This week I’m taking inspiration from a remarkable quilt that will be up for auction at Skinner’s American furniture and decorative arts sale this weekend (June 7). Dating from the turn of the 20th century, the design of this pieced wool quilt is comprised of four-point stars set between thirty-five full circles and ten half circles—known as a “moon and stars” quilt—that creates a bold pinwheel pattern. It strikes me as very of-the-moment, and not just because summer is around the corner (think beach balls and umbrellas), but also because folk art has been enjoying a recent renaissance at retail stores like Anthropologie and Wisteria. While a full-fledged colonial revival is probably not around the corner, I’ve noticed more than a few items that embrace the homespun look and cheerful folk motif of Skinner’s unique quilt. Let’s take a look:
Kazaguruma pendant lamp by Kozai Designs, price on request. This fixture, rendered in bent cedar, literally embodies the pinwheel shape, and casts unique patterns of shadows and reflections. The clear finish allows the simplicity of the design to shine.
Vintage “pinwheel” coffee table by CIMO, $2,950, from Decoratum at 1stdibs.com. Talk about an ingenious design! Together the six pieces of this mid-century Brazilian coffee table form a roughly 40-inch diameter round pinwheel; when separated they make six individual, crest-shaped side tables.
Pinwheel wall wanging from Perch, $600. Combining matte ceramic tiles and Dakota Burl wood (made entirely of sunflower seed husks), Perch’s wall hanging plays with the quilt motif but evokes a very different folk movement, that of the 1960s. Here flower power creates graphic impact above a sofa or headboard.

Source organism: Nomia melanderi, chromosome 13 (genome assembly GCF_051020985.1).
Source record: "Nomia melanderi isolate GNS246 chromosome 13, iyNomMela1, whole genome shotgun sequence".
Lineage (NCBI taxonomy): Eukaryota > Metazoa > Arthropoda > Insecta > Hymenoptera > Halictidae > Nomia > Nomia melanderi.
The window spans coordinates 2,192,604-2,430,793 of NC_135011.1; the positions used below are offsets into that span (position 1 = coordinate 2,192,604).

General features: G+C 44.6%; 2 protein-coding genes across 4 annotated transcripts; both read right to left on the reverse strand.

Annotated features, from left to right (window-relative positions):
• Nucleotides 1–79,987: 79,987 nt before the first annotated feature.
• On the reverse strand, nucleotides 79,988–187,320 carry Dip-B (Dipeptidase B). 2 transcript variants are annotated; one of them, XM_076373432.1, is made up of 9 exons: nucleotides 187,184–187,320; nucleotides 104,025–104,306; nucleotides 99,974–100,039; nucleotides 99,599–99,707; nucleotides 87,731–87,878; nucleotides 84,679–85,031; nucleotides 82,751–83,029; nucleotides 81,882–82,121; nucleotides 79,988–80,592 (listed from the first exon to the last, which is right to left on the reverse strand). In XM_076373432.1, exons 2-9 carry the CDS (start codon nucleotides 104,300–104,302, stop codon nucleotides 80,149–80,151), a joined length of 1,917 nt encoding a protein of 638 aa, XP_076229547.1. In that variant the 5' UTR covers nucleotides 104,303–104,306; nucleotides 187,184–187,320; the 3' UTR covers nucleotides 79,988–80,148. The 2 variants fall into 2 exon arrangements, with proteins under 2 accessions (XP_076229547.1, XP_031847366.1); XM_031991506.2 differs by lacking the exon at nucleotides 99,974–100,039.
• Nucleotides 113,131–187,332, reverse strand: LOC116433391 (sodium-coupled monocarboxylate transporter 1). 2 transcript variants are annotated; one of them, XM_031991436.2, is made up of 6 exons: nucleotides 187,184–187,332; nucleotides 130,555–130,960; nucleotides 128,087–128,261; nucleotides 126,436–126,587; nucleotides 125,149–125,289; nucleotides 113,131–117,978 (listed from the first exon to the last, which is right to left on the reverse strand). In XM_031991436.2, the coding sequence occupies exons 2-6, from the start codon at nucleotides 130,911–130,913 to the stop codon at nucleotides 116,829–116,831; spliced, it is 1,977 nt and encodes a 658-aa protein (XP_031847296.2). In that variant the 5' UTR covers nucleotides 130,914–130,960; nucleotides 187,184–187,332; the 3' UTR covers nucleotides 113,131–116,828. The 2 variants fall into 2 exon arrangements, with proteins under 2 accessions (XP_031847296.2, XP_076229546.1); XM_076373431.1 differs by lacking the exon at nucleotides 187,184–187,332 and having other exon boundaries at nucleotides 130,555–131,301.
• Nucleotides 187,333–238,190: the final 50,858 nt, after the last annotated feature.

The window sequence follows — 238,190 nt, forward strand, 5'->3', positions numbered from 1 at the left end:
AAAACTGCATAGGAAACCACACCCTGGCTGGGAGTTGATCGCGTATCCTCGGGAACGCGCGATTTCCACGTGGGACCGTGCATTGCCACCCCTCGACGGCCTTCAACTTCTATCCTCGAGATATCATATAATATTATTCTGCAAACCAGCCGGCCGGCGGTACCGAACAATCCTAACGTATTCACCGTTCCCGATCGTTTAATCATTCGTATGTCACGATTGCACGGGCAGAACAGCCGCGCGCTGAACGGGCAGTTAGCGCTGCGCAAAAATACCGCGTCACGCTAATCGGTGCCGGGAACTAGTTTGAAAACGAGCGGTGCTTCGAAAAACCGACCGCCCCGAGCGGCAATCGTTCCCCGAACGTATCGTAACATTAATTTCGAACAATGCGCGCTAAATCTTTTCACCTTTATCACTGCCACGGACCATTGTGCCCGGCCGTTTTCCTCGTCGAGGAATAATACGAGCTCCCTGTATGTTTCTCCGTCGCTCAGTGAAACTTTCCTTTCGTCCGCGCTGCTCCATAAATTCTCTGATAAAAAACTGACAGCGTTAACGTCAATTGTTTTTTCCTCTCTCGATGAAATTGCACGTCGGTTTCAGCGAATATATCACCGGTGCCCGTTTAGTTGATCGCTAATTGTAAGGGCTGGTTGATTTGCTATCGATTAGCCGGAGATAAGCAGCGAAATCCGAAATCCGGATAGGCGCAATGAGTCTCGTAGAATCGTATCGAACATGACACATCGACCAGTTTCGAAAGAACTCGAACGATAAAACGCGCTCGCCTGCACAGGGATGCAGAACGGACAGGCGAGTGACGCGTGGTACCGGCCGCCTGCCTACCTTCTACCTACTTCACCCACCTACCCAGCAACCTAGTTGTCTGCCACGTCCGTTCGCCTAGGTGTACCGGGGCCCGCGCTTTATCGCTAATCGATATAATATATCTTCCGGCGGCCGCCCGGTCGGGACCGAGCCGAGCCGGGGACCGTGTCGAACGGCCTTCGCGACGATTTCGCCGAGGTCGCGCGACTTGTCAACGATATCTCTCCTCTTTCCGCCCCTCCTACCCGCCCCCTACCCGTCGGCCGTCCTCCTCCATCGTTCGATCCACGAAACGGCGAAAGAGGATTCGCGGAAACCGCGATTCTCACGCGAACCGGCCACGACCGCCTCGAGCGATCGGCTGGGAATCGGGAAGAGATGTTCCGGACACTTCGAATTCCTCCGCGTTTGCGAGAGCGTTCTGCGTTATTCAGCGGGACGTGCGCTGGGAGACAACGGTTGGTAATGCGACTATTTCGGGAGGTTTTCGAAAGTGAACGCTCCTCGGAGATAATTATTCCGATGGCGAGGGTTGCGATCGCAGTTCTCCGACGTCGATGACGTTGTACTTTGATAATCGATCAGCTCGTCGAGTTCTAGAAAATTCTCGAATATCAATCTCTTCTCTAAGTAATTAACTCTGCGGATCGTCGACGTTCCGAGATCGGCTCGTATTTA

Reproduction “folk art’ gameboards, $229 set of four, available at Wisteria. Like the quilt, these reproduction game boards have a similar repeating geometry, warm color palette, and could also function as a wall hanging. I could also see one used on a bar or coffee table.
Reproduction bowl designed by Dagobert Peche for the Wiener Werkstatte and made by Gmunder Keramic, $650, at the Neue Galerie. This Viennese movement placed emphasis on extraordinary craftsmanship in pursuit of a gesamtkunstwerk, or “total work of art.” Peche was one of its stars, and his airbrushed porcelain pinwheel dish is a seamless blend of form and decoration.
Gunvor fabric, $5.99/yard, available at Ikea. Ikea’s fabrics are incredibly well-priced, and this series offers a playful interpretation of our inspiration quilt (with the influence of Marimekko). Not quite pinwheels, the organic oval shapes of this pattern flaunt folksy imperfection.
If you’re still looking for inspiration, I suggest heading to the American Folk Art Museum to see Kaleidoscope Quilts: The Art of Paula Nadelstern. This new exhibition (on view through September 13) features a contemporary artist’s striking take on this traditional artform. What do you think?